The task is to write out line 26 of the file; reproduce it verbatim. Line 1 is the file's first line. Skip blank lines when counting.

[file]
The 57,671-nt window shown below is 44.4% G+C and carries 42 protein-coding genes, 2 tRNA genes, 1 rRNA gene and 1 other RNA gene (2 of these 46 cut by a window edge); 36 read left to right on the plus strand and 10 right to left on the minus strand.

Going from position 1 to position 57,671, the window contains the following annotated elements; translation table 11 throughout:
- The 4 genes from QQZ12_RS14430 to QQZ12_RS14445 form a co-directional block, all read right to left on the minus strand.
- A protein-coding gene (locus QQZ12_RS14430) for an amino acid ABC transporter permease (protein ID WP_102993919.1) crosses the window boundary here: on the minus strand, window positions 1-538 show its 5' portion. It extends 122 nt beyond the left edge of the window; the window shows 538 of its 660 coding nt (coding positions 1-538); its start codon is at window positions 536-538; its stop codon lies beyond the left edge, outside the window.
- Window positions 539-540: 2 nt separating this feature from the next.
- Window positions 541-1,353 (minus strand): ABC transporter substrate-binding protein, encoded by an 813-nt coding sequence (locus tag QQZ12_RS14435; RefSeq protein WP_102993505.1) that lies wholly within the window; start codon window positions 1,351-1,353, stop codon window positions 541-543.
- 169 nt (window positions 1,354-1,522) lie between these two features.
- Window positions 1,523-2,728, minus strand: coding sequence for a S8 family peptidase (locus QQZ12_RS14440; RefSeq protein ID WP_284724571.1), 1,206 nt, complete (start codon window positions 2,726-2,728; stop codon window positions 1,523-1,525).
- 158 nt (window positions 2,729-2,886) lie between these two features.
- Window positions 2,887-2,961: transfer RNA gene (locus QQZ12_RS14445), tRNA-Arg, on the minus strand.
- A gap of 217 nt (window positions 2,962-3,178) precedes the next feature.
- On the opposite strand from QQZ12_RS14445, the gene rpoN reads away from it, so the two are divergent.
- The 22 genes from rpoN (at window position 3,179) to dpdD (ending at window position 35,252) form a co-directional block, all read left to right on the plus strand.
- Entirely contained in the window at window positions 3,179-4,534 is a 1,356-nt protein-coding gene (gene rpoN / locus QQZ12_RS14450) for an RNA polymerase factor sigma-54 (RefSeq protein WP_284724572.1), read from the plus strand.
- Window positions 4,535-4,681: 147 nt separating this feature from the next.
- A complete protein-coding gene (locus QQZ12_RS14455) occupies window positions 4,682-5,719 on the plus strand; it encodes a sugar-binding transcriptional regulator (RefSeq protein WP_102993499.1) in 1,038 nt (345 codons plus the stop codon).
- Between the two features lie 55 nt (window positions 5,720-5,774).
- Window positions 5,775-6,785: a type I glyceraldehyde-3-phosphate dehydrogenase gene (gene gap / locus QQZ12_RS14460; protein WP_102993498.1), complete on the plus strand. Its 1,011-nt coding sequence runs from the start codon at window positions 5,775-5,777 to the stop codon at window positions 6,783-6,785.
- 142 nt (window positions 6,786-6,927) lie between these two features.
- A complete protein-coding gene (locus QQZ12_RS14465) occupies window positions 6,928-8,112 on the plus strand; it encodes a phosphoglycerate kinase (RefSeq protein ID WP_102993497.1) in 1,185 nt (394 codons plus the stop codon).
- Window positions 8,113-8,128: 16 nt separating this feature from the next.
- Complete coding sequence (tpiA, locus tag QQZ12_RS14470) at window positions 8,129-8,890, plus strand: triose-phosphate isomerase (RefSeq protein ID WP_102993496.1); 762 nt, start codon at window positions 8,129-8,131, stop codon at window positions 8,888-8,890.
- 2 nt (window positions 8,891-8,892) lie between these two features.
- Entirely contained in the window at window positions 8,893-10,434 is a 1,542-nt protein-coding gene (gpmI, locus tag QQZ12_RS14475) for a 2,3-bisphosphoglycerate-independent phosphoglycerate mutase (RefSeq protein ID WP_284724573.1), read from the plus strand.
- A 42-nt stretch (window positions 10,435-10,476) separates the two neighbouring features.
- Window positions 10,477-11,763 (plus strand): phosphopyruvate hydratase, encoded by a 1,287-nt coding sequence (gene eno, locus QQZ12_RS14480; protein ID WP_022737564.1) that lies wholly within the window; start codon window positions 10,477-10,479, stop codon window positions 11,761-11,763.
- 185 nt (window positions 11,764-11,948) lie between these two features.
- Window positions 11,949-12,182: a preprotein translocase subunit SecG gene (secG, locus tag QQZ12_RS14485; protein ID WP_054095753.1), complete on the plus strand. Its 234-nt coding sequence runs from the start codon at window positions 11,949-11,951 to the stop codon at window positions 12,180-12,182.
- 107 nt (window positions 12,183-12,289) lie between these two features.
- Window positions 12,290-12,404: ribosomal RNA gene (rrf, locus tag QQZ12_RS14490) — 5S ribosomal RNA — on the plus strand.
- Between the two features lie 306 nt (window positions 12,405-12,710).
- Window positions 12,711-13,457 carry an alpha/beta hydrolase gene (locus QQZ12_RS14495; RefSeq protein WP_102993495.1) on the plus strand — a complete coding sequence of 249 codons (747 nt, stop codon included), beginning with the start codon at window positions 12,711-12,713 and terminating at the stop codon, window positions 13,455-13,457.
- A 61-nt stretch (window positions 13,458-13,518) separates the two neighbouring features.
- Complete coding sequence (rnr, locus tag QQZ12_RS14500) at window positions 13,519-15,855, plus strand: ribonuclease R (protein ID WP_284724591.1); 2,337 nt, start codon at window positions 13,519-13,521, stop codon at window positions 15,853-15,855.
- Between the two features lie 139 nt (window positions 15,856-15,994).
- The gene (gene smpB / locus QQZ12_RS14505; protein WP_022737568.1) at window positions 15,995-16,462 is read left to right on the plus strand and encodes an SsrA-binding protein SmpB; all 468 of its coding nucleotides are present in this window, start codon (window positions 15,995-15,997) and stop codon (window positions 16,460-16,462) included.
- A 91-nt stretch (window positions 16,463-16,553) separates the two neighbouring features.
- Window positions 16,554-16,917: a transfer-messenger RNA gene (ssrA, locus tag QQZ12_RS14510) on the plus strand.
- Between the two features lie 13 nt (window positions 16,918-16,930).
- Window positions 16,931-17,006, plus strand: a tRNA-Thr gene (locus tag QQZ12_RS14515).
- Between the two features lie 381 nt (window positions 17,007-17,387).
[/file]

- Window positions 10,477-11,763 (plus strand): phosphopyruvate hydratase, encoded by a 1,287-nt coding sequence (gene eno, locus QQZ12_RS14480; protein ID WP_022737564.1) that lies wholly within the window; start codon window positions 10,477-10,479, stop codon window positions 11,761-11,763.